Within the GEM Survey, more Maori women (83 per cent) than men (30 per cent) identify themselves as opportunity entrepreneurs (spotting a business opportunity).

Again, we question the irony in this international achievement. Maori women are successful at spotting a business opportunity, but perhaps up until the time of this legislation, were unable to act on the opportunity because they lacked resources - including parental leave and parental leave payments - to maintain a decent standard of living.

We are optimistic that this legislation will help to do something about this, and will ensure that these women can maintain their entrepreneurial spirit and enterprises by the assistance this Bill will give them.

Maori women were found to be remarkably more entrepreneurial than non-Maori New Zealand women and the global GEM female.

Female entrepreneurs account for 13 per cent of the general Maori population, compared to 8.7 per cent amongst non-Maori and 6.4 per cent of the GEM world.

Again, with all the success being heralded overseas, it is sobering that despite such talents, the Ministry of Social Development's latest social report reports that inequalities remain all too real.

It notes that hourly wage and salary rates for Maori still trail European rates - $13.76 against $16 - and literacy skills and educational achievement are also lower.

This is an indictment on our national and international standing, yet again.

It is to our national shame that Professor Stavenhagen, the Special Rapporteur on the situation of human rights and fundamental freedoms of indigenous peoples, found only two weeks ago, that “There is also widespread concern that the gap in social and economic conditions is actually growing larger and that an increasing proportion of Maori are being left behind?”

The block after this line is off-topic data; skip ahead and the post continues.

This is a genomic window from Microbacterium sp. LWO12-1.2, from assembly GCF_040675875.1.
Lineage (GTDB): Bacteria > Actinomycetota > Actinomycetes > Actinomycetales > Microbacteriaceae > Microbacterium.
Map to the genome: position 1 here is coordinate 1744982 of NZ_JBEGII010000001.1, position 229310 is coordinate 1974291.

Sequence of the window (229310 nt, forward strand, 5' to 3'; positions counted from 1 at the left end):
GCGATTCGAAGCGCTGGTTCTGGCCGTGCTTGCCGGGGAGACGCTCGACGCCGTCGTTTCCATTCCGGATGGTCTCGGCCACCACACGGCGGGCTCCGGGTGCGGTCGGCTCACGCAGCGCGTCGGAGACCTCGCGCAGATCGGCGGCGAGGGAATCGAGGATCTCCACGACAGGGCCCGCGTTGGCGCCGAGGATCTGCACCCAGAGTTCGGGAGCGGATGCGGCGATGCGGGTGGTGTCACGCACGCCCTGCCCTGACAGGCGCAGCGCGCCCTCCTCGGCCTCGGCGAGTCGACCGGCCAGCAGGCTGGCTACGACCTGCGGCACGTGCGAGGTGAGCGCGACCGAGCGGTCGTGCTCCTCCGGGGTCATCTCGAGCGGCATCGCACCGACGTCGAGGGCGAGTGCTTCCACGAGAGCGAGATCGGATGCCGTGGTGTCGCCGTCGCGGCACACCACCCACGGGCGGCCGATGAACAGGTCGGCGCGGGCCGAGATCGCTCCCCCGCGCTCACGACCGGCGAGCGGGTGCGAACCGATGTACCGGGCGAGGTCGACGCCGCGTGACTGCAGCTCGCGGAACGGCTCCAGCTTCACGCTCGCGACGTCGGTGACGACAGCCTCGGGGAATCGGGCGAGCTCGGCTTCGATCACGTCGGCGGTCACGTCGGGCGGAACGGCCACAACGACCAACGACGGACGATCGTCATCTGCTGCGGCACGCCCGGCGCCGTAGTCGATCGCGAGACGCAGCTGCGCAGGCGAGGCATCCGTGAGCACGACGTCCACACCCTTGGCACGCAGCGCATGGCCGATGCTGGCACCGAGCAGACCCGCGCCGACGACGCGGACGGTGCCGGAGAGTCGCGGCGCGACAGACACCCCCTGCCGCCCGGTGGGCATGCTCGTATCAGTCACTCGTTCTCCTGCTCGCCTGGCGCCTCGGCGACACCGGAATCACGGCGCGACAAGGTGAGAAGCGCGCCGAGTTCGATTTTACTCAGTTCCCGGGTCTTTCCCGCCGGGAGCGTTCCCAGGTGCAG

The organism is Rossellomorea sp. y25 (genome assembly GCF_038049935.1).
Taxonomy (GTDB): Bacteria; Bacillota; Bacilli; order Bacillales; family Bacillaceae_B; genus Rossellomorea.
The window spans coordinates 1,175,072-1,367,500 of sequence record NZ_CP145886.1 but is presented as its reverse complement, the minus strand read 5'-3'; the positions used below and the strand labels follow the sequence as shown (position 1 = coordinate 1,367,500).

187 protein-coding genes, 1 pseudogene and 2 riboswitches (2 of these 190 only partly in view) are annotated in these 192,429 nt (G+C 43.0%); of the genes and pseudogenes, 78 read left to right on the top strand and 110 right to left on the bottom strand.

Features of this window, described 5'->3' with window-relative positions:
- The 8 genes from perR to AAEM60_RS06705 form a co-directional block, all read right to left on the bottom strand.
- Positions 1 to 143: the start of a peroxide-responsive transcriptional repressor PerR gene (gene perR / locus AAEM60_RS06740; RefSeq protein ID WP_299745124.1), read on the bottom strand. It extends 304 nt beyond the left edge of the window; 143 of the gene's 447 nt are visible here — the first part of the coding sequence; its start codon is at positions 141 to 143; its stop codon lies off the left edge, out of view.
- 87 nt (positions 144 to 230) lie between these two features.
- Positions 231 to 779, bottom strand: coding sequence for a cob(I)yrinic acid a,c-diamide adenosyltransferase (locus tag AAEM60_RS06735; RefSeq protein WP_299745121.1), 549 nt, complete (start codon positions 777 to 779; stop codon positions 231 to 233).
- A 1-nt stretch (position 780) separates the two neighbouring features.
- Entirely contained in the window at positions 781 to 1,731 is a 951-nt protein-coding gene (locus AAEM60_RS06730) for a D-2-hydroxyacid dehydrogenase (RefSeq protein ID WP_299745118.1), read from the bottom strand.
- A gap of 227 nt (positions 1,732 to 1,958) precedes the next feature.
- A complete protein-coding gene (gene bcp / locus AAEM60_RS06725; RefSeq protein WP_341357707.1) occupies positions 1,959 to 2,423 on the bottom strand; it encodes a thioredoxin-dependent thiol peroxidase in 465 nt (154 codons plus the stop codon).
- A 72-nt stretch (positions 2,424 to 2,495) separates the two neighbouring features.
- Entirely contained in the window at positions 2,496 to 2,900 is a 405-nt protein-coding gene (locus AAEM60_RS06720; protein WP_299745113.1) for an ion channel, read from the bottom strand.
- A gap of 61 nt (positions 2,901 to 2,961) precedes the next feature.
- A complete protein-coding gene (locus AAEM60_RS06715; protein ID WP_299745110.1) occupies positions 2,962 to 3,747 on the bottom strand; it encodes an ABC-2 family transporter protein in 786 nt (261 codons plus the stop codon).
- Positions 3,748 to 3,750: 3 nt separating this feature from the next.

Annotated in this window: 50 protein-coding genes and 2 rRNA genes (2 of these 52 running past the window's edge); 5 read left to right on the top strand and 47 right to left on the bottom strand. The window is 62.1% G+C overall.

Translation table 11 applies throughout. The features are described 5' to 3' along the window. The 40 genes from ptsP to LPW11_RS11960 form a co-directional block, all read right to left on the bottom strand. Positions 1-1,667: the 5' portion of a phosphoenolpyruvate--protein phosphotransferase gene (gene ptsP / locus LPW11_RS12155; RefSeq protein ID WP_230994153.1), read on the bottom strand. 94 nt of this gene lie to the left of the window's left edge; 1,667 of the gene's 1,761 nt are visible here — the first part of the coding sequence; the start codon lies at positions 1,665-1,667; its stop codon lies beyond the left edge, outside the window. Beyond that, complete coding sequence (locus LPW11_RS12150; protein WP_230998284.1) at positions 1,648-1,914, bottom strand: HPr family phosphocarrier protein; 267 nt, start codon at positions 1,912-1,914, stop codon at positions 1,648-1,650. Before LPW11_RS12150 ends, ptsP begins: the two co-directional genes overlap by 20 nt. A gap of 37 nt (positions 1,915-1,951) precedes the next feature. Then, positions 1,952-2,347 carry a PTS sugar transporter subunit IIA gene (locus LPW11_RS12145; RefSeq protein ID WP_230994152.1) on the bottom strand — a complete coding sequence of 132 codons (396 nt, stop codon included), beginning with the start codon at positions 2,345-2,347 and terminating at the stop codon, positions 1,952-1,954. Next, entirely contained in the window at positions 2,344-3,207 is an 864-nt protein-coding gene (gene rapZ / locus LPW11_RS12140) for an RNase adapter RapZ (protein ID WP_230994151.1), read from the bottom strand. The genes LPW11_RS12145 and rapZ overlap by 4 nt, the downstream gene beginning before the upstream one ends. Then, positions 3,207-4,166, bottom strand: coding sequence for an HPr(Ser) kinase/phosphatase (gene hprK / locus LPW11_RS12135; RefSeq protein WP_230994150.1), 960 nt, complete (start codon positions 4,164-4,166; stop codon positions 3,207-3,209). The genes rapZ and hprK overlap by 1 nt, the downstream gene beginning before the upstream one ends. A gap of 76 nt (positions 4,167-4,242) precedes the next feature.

The Government’s own figures reveal the unemployment rate for Maori has steadily increased over the last year from an actual rate of 8.3% in September 2004 to 9.1% in September 2005; with the unemployment rate for Pakeha which has steadily decreased over that same period.

All of these figures go to show, that despite the international recognition of the entrepreneurial spirit of Maori women, much still has to be done to address the inequities within our society.

So to this extent, the Maori Party supports the introduction of this Bill as being one such means to address these inequities.

The Bill is consistent with Maori Party kaupapa that underscores the importance of whanau financial security, and its implication of assistance for whanau when a parent is temporarily out of the paid workforce - paid out of the annual tax take that they have contributed to.

A question we have around this Bill, is whether it is possible for the Bill to include those in multiple and casual employment.

There are criteria contained that restrict eligibility to mean one must be working at least 10 hours per week in concurrent employment; and also that any break between consecutive types of work is only thirty days or less.

We would like to know what this will actually mean for self-employed persons in real terms.

Parenting is important. The Maori Party applauds this Bill as it supports parenting for those people who are also wealth creators, and creators of employment.

Tena tatou.


ENDS